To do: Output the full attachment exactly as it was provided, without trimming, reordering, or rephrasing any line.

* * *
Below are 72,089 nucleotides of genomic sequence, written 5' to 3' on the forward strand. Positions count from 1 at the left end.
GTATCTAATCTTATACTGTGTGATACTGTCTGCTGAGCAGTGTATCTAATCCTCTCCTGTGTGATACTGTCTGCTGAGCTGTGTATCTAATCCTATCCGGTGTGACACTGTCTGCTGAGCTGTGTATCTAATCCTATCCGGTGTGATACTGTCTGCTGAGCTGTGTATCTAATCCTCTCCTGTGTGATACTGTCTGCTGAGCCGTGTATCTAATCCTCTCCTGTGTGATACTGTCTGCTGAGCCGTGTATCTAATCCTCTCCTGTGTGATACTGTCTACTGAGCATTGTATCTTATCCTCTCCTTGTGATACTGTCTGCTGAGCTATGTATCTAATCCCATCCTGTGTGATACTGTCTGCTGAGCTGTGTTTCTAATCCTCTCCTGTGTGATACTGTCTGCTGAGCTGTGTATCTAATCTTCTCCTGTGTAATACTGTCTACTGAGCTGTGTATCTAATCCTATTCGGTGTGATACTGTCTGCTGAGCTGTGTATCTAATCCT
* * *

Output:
Below are 72,089 nucleotides of genomic sequence, written 5' to 3' on the forward strand. Positions count from 1 at the left end.
GTATCTAATCTTATACTGTGTGATACTGTCTGCTGAGCAGTGTATCTAATCCTCTCCTGTGTGATACTGTCTGCTGAGCTGTGTATCTAATCCTATCCGGTGTGACACTGTCTGCTGAGCTGTGTATCTAATCCTATCCGGTGTGATACTGTCTGCTGAGCTGTGTATCTAATCCTCTCCTGTGTGATACTGTCTGCTGAGCCGTGTATCTAATCCTCTCCTGTGTGATACTGTCTGCTGAGCCGTGTATCTAATCCTCTCCTGTGTGATACTGTCTACTGAGCATTGTATCTTATCCTCTCCTTGTGATACTGTCTGCTGAGCTATGTATCTAATCCCATCCTGTGTGATACTGTCTGCTGAGCTGTGTTTCTAATCCTCTCCTGTGTGATACTGTCTGCTGAGCTGTGTATCTAATCTTCTCCTGTGTAATACTGTCTACTGAGCTGTGTATCTAATCCTATTCGGTGTGATACTGTCTGCTGAGCTGTGTATCTAATCCT